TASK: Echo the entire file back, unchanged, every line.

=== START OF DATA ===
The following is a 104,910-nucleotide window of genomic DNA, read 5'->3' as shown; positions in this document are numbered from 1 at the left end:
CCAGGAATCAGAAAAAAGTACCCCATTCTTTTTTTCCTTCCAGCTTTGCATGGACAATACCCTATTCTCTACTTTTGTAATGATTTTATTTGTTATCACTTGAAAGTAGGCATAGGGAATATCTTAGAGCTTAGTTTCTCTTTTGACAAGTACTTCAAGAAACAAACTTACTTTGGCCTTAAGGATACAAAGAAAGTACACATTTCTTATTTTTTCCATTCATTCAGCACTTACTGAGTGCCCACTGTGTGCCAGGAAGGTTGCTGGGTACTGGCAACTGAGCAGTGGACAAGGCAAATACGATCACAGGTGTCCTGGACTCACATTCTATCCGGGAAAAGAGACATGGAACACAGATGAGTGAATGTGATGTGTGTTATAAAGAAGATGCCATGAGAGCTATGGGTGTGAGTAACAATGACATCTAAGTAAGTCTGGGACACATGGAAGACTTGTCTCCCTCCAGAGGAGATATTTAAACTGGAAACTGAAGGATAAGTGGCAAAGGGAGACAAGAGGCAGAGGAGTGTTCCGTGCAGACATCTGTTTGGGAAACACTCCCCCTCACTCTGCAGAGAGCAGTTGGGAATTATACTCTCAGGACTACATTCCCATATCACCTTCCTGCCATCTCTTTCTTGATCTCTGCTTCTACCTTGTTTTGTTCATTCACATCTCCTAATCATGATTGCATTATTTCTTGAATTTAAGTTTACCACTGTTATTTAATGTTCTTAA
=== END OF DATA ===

The following is a 104,910-nucleotide window of genomic DNA, read 5'->3' as shown; positions in this document are numbered from 1 at the left end:
CCAGGAATCAGAAAAAAGTACCCCATTCTTTTTTTCCTTCCAGCTTTGCATGGACAATACCCTATTCTCTACTTTTGTAATGATTTTATTTGTTATCACTTGAAAGTAGGCATAGGGAATATCTTAGAGCTTAGTTTCTCTTTTGACAAGTACTTCAAGAAACAAACTTACTTTGGCCTTAAGGATACAAAGAAAGTACACATTTCTTATTTTTTCCATTCATTCAGCACTTACTGAGTGCCCACTGTGTGCCAGGAAGGTTGCTGGGTACTGGCAACTGAGCAGTGGACAAGGCAAATACGATCACAGGTGTCCTGGACTCACATTCTATCCGGGAAAAGAGACATGGAACACAGATGAGTGAATGTGATGTGTGTTATAAAGAAGATGCCATGAGAGCTATGGGTGTGAGTAACAATGACATCTAAGTAAGTCTGGGACACATGGAAGACTTGTCTCCCTCCAGAGGAGATATTTAAACTGGAAACTGAAGGATAAGTGGCAAAGGGAGACAAGAGGCAGAGGAGTGTTCCGTGCAGACATCTGTTTGGGAAACACTCCCCCTCACTCTGCAGAGAGCAGTTGGGAATTATACTCTCAGGACTACATTCCCATATCACCTTCCTGCCATCTCTTTCTTGATCTCTGCTTCTACCTTGTTTTGTTCATTCACATCTCCTAATCATGATTGCATTATTTCTTGAATTTAAGTTTACCACTGTTATTTAATGTTCTTAA